Pashmina Scarf

£100.00

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Are you curious about how the scarf become the high-brow fashion accessory it is today? With origins dating back to ancient Egypt and Rome, the scarf has come a long way from its humble beginnings. Consider a brief history of this fashionable accessory below.

Are you curious about how the scarf become the high-brow fashion accessory it is today? With origins dating back to ancient Egypt and Rome, the scarf has come a long way from its humble beginnings. Consider a brief history of this fashionable accessory below.

The first widely recorded instance of a scarf dates back to 350 BC when Egyptian Queen Nefertiti wore a finely woven style with a headdress. Elsewhere, Roman men in 10 AD tied linen versions called a sudarium (Latin for “sweat cloth”) around their neck or around the waist to wipe away or soak up sweat.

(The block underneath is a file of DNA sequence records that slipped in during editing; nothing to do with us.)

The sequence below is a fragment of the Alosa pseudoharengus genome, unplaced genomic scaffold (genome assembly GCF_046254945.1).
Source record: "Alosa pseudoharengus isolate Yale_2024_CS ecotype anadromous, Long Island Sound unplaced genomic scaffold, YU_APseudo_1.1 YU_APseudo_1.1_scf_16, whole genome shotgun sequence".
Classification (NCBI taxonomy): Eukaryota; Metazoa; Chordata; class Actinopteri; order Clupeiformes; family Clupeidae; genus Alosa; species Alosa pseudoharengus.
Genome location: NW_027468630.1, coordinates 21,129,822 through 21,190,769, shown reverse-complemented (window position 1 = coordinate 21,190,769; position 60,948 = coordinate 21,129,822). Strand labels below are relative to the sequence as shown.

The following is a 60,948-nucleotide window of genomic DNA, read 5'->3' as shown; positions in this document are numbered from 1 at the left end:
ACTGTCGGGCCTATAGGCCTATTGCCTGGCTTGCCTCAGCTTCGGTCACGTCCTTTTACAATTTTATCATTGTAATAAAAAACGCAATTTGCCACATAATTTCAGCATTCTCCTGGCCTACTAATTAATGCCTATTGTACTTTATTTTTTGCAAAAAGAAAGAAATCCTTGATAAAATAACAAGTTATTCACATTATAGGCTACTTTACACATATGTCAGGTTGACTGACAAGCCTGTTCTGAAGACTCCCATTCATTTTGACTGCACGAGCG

Returning from myth (and a modern one at that) to history, numerous statues and carved reliefs from ancient Assyria and Mesopotamia depict lengths of cloth, often fringed, being worn wrapped around the body as sashes and shawls. In many cases the scarf probably had a ceremonial or symbolic meaning.

China was also home to early adopters of the scarf. There, it was originally part of the Chinese military uniform. Dating as far back as 1000 B.C., fringed, rectangular scarves were discovered on sculptures of Chinese soldiers. Scarves would continue to be a part of military dress: another early Chinese iteration of the accessory (around 230 B.C.) was part of the uniform for soldiers serving under Emperor Cheng.

Napoleon Bonaparte is said to have sent his first wife Josephine de Beauharnais cashmere scarfs from India during his travels. She popularises the world-renowned pashmina cashmere among the elite in Europe.

In modern days it was popular to wear scarves as a headband across the forehead and wrapped around the waist and chest.